At a societal level, the bottom line is if we invest in things that make us feel good but which don't work, and don't invest in things that don't make us feel good but which may solve problems, then our fate is that it will just get harder to feel good about not solving problems. We need to talk about TED, Benjamin Bratton, 'The Guardian', 30 DecemberExactly. To put it another way: we need to talk about outcomes.... Rather than how advocates for particular policies perform, or institutional structures, or glamorous projects, or the short-term financial interests of private- and public-sector agencies. Unfortunately our entire political system, and the complexity of society, have allowed policymakers to get away with looking after the interests of corporations and other favoured bodies, rather than the ordinary people they are supposed to represent.
Social Policy Bonds would see policymaking start from first principles: what do we actually want to achieve?, and then reward people for actually achieving our goals, rather than merely for turning up to work for organizations whose names suggest they want to achieve these goals but are far more concerned with their own self-perpetuation.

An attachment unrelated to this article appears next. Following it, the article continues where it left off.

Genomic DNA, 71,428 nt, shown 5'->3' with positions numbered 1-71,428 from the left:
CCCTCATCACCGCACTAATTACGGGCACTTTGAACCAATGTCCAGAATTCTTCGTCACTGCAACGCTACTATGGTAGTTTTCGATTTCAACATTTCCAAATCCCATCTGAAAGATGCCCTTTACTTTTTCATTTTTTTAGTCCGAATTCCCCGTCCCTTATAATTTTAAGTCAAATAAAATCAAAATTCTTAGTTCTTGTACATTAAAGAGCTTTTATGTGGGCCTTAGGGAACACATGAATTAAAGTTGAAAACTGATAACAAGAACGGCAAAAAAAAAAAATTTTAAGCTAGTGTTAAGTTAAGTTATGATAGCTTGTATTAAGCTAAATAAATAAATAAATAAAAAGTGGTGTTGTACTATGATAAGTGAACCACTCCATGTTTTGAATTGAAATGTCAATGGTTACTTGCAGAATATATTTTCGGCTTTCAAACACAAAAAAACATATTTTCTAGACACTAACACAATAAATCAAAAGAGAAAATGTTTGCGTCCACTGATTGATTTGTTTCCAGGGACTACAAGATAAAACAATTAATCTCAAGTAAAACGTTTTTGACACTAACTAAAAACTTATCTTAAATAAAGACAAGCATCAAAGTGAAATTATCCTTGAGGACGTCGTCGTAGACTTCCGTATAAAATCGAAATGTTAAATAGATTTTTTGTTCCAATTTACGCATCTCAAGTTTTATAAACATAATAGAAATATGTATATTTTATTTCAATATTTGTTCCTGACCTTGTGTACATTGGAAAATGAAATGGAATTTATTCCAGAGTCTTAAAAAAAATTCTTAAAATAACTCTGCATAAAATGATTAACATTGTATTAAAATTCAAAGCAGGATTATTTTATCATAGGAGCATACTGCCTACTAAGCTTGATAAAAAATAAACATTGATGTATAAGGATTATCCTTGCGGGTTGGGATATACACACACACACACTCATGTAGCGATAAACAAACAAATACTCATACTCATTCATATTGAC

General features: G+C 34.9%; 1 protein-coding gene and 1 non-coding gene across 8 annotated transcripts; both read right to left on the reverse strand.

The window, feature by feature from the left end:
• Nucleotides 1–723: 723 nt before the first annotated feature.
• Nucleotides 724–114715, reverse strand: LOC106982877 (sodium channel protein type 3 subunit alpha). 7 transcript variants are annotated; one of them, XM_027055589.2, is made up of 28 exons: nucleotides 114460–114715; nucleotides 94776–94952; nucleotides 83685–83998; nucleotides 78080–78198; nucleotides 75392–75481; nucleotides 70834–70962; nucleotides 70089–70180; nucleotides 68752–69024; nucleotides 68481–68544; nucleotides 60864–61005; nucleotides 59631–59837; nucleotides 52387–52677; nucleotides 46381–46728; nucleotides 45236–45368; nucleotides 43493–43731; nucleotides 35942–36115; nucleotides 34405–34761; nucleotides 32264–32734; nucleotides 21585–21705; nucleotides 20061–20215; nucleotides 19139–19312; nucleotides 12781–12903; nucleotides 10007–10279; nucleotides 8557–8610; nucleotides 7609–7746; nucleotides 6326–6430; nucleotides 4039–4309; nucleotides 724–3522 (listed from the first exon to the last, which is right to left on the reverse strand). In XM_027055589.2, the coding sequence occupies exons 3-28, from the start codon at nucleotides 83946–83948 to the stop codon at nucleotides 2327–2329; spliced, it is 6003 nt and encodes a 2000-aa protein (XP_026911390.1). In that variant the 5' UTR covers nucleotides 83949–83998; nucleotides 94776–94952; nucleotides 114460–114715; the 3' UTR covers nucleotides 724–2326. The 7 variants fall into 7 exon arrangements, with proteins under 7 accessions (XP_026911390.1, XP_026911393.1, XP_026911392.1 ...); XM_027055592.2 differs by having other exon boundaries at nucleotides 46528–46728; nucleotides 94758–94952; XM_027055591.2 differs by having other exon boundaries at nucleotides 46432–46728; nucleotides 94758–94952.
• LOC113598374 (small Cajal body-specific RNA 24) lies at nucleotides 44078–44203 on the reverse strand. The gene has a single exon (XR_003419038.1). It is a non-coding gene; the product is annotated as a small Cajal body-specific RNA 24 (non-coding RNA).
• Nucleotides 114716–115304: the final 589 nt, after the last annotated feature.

Is there anyone actually out there? This blog has been going for nine years now, and recent months have seen zero comments posted. Viewer numbers according to Google rarely go into three figures and Social Policy Bonds, though they have had some media attention in recent years, aren't really advancing in ways that encourage me to continue with this blog. That said, perhaps there are readers via RSS or on mobile platforms whose views don't register with Google. If you have an opinion on the future of this blog one way or the other, I'd be grateful if you get in touch. You can email me directly and pseudonymously if you prefer, via the links on this page: http://socialgoals.com/blog-contact-me.html. Thanks.